Marc Chagall (1887-1985) | Scène Champêtre, circa 1947-1948

Acquired by the Rotenbergs through an intermediary for US$1,181,000, Sotheby’s New York 2014


The Treasury Department’s Financial Crimes Enforcement Network (FinCEN) will oversee how exactly the new regulations should be implemented.

Currently, the four major auction houses in the world, Sotheby’s, Christie’s, Phillips, and Bonhams all have their own voluntary anti-money laundering (AML) protocols in place. For instance, Christie’s AML program, overseen by the auction house’s global Compliance Team, includes “client, transaction and artwork due diligence, monitoring, and record keeping.” 


Illicit trade of looted cultural artifacts said to tie with funding terrorist activities


A journal published by UNESCO last year, also expresses its concern regarding the illicit trafficking of cultural property. There is evidence showing that ISIS stood behind the destruction and looting of archaeological sites and museums in Syria and Iraq. If the looted cultural artifacts make their way into the U.S., antiquities trade could be abused as funding terrorist activities or facilitating the sale of illegally removed artefacts.

The concern is not groundless if one recalls one of the most prolific names across the antiquities circle - Subhash Kapoor. The New York-based art dealer was arrested in 2011 for running a US$145m artefacts smuggling ring. Two rare antiquities looted in India were seized from an auction house prior to a scheduled sale in New York.


Subhash Kapoor


An 8th-century sandstone panel depicting an equestrian deity from India, estimated at US$300,000


A 10th-century sandstone of Rishabhanata recovered from the case of Subhash Kapoor, estimated at US$150,000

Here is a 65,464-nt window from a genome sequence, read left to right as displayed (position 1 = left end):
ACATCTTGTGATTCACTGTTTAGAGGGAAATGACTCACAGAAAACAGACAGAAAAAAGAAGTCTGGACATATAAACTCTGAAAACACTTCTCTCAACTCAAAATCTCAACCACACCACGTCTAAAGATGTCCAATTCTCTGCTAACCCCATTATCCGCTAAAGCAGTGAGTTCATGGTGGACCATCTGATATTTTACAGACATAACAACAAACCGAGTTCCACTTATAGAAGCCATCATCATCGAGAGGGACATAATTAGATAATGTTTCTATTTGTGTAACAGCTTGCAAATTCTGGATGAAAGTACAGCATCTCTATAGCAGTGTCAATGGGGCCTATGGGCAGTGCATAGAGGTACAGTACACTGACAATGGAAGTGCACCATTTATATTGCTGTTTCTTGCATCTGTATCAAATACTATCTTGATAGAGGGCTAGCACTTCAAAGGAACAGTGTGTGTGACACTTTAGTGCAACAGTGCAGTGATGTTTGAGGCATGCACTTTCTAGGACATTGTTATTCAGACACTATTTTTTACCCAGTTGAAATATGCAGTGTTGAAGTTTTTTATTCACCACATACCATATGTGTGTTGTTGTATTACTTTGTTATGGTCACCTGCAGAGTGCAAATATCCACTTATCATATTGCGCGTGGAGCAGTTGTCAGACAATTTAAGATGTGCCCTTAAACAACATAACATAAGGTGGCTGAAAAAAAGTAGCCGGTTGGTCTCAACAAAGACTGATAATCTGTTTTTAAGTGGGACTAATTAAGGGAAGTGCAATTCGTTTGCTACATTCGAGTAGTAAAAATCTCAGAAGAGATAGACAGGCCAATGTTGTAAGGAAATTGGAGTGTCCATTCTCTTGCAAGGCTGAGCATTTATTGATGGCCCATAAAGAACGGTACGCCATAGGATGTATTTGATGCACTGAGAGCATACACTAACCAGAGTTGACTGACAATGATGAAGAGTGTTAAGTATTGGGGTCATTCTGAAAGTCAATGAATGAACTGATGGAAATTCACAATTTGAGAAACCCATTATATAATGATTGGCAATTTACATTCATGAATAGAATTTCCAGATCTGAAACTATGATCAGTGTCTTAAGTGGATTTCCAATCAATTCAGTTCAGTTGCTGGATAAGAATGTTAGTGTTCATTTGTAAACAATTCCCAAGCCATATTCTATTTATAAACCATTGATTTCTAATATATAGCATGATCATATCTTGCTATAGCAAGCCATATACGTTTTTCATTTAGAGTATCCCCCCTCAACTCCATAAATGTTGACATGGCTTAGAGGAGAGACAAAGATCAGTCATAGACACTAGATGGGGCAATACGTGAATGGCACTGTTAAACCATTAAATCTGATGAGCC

While there have been, for years, groups advocating for tighter control over the antiquities market in the U.S., Randall A. Hixenbaugh, president of the American Council for the Preservation of Cultural Property, said in an interview with The New York Times that the loophole has perhaps been overblown. 

“Virtually all transactions of high-dollar amounts in the ancient art business are handled through financial institutions and instruments already covered by the Bank Secrecy Act. Criminals seeking to launder ill-gotten funds could hardly pick a worse commodity than antiquities,” said Hixenbaugh. 


FinCEN of the Treasury Department will conduct a study on how the regulations should be implemented


Whether the tightening of scrutiny will affect the broader art sector as a whole is yet to be determined, as the FinCEN will have from now until the end of this year to propose details on how the new regulations should be implemented, and whether or not a similar direction will apply to other sectors within the industry. What we know for sure, at this point is that, while the designated teams of major auctions houses may be able to adapt quickly to the new changes as soon as more concrete details of the regulations are announced, small- and medium-scaled antiquities dealers will certainly face more challenges ahead.